Running into John Foyston, longtime Oregonian beer writer, we talked about the wide range of styles available. The list has morphed wildly over the years and it's gotten increasingly crazy in recent times as style guidelines have collapsed. That's a good and bad thing, I think, but never mind.

There are 91 beers available at the main trailers and a bunch more in the Specialty Tent. I won't say anything about the Specialty Tent beers because I don't know how long any of them will be on. Some of my favorites from the standards included:

Tigers in Tiny Spaces, Cloudburst Brewing, Seattle.
Hazy pale ale with notes of grapefruit and peaches. 5.6% ABV

Dragon's Milk: Thai Curry, New Holland Brewing, Holland Michigan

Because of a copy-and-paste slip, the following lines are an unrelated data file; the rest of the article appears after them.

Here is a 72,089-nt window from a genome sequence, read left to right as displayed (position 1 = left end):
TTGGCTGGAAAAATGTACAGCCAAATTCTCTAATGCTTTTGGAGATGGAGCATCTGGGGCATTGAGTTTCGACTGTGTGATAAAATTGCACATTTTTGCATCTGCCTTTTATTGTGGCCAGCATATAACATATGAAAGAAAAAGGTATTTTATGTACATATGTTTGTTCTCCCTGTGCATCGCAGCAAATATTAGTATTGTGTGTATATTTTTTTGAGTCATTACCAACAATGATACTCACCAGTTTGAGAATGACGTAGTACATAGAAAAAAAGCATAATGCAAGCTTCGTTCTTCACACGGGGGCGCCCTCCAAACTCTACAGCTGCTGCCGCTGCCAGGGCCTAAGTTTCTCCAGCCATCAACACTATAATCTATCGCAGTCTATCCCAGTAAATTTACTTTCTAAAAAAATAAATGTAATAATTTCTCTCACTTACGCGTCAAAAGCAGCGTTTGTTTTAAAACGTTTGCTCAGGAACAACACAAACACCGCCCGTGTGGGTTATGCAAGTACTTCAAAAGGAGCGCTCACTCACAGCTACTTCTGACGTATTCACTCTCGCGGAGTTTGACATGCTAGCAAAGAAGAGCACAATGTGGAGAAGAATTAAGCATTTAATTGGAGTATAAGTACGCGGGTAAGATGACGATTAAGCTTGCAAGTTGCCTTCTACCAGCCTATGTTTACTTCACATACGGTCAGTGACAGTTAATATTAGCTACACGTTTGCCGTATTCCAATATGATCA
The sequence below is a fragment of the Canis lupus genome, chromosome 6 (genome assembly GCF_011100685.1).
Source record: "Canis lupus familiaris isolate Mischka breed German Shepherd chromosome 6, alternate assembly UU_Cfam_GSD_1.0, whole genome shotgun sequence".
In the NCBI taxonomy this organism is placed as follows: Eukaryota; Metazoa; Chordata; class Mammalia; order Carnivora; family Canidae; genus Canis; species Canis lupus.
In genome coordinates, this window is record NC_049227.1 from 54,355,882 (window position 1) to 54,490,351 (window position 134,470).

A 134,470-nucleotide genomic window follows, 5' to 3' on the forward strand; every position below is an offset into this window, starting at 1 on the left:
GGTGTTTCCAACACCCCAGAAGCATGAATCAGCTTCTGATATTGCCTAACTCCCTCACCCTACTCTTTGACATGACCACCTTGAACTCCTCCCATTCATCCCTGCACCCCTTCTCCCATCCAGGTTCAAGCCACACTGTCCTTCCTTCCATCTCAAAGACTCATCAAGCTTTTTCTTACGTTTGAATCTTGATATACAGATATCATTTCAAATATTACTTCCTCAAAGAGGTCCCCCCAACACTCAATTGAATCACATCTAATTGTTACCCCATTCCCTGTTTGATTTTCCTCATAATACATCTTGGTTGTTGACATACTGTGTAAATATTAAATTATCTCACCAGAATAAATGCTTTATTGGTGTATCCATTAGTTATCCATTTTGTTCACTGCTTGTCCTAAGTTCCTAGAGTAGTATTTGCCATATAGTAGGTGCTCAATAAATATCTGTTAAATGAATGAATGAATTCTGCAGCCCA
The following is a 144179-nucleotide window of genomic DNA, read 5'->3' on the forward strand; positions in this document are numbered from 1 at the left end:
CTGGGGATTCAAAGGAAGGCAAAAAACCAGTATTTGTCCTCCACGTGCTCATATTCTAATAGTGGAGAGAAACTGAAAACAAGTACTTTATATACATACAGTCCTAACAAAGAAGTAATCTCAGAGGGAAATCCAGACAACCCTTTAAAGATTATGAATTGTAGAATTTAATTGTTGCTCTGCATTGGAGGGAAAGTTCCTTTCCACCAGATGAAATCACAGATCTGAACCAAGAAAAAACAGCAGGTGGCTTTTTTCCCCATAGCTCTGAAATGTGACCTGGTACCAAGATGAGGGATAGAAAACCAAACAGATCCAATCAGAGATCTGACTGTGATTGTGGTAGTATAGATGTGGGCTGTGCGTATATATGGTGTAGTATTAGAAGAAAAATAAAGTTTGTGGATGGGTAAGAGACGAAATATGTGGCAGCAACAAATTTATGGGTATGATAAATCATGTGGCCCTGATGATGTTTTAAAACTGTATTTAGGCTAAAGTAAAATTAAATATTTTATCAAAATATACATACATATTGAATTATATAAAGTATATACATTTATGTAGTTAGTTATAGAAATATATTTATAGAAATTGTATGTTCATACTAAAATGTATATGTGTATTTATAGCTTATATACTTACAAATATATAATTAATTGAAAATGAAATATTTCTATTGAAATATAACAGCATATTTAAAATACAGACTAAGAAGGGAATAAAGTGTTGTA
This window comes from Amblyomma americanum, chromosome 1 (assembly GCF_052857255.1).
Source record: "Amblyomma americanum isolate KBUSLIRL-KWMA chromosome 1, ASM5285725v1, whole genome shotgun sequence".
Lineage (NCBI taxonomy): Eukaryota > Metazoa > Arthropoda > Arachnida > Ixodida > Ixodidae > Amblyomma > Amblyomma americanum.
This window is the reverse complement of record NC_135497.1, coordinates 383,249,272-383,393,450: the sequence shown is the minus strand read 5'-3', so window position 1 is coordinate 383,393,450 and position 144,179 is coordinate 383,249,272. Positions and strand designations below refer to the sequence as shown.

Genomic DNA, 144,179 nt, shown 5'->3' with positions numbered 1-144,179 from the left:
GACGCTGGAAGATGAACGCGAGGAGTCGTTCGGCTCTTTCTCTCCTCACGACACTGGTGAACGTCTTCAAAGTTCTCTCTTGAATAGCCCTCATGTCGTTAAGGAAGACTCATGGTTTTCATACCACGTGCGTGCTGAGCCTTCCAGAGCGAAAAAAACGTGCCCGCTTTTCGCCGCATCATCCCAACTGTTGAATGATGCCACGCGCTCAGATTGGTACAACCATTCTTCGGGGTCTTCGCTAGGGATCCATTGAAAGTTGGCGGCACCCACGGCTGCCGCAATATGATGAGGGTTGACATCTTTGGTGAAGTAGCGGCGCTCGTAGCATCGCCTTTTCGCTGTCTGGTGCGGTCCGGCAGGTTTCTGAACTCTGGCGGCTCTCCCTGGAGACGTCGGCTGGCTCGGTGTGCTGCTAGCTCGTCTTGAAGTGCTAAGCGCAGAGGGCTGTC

A bourbon barrel-aged stout with hints of curry, ginger and coconut. Wannabe drunks will be lining up for fills of this one late. 11% ABV

Heirloom Saison, Upright Brewing, Portland
Features a barrage of late kettle addition hops in a blended, barrel-aged sour beer. The young and old beers produce an interesting mix of dank and bright notes. 6.9% ABV

Avant Garde, The Lost Abbey, San Diego
A Farmhouse Ale with minimal sweetness, subtle hop presence and aromas of fresh fruit. Light, crisp and refreshing. 7% ABV

Cal Estupido, Ex Novo Brewing, Portland
Chasing the growing popularity of Mexican Lagers, this beer is flavored with lime and sea salt. If served slightly warm, as was the case on my first try, it will remind you of drinking a too-warm lager with a slice of lime on a beach somewhere. It's better when served cold. 5% ABV

Easy Beaver, Belching Beaver Brewery, Oceanside, California
Described as an "easy drinking session IPA for those wearing orange and black. True balance means Duck fans will love it, too." Works for me. 4% ABV